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NFL players union promises action if suspension isn’t lifted for Patriots’ Tom Brady

New England Patriots quarterback Tom Brady calls out signals during a team minicamp in Foxborough, Mass., on June 17, 2015.

New England Patriots quarterback Tom Brady calls out signals during a team minicamp in Foxborough, Mass., on June 17, 2015.

(Stephan Savoia / Associated Press)

It’s been nearly a month since Tom Brady appealed his four-game Deflategate suspension, and NFL Commissioner Roger Goodell has yet to announce whether he will uphold or modify the four-time Super Bowl winner’s punishment.

Speaking on NBC Sports Radio on Wednesday, NFL Players’ Assn. President Eric Winston expressed frustration over the NFL’s handling of Brady’s appeal and said the union is prepared to “take the next step” if Goodell doesn’t overturn the suspension.

“It’s not even worth trying to guess what’s going on because it doesn’t seem like all the time that they know what’s going on,” Winston said. “I hope they do the right thing; I hope they exonerate Tom and overturn his suspension, but if they don’t, we’re prepared to take the next step, whatever that next step might be.”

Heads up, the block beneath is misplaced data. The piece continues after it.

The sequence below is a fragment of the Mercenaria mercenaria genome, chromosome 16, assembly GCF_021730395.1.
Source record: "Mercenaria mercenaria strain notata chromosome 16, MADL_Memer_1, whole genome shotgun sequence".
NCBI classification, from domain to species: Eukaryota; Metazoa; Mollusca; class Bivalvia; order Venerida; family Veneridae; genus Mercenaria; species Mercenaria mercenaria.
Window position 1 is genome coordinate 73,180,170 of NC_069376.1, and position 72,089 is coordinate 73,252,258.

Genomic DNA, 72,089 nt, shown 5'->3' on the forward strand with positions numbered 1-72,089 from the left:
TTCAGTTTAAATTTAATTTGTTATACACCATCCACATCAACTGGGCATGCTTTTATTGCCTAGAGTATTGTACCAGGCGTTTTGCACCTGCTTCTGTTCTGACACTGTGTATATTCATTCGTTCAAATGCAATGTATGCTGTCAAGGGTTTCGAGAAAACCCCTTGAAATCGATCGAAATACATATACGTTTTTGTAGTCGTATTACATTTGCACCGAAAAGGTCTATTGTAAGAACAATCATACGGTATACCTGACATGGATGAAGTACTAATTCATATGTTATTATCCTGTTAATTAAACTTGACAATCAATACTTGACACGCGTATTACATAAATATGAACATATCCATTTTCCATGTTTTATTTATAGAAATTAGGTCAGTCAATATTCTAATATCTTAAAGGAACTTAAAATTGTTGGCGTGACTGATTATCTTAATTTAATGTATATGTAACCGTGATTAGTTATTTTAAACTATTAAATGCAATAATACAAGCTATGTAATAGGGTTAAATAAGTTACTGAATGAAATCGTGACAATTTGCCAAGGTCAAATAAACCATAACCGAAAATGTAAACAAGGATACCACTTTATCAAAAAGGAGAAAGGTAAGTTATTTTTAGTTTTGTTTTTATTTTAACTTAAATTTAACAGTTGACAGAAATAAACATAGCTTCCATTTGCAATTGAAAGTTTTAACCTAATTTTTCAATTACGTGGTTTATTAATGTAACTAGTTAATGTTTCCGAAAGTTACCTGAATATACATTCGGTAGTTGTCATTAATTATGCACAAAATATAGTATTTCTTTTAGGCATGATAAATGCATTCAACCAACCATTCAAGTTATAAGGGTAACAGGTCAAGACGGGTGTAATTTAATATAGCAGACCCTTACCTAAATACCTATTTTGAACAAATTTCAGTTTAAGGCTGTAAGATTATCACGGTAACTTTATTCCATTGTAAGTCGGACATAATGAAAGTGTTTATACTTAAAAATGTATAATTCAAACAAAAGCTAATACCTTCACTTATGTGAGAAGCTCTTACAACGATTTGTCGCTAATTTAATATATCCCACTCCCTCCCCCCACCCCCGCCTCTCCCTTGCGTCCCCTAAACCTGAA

It’s unclear what steps the players union might take if Brady’s suspension isn’t dissolved, but Brady, reportedly, is prepared to fight any suspension in federal court. To defend him in the Deflategate case, Brady retained lawyer Jeffrey Kessler, who has successfully fought the NFL on multiple occasions, including the New Orleans Saints’ Bountygate scandal in 2008.

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The NFL suspended Brady in May after an NFL-commissioned investigation by attorney Ted Wells concluded it was “more probable than not” that Brady was “generally aware” of team attendants deflating footballs prior to the AFC Championship game against the Indianapolis Colts on Jan. 18. Brady has denied any wrongdoing.

Goodell, who imposed the suspension, appointed himself to hear the appeal. Goodell also fined the Patriots $1 million and stripped them of a first-round draft pick next year and a fourth-round selection in 2017.

Brady appealed his suspension during a 10-hour hearing at NFL headquarters in New York on June 23.

“Why it takes over a month, and why it took six months to get to that point before that, and the constant feet-dragging on not just Tom’s issue but all the issues, to me, just seems a bit ridiculous and doesn’t serve the players very well,” Winston said. “But that’s where we’re at now, and we’re just going to have to continue to keep advocating for our players.”

Staff writer Sam Farmer contributed to this report.


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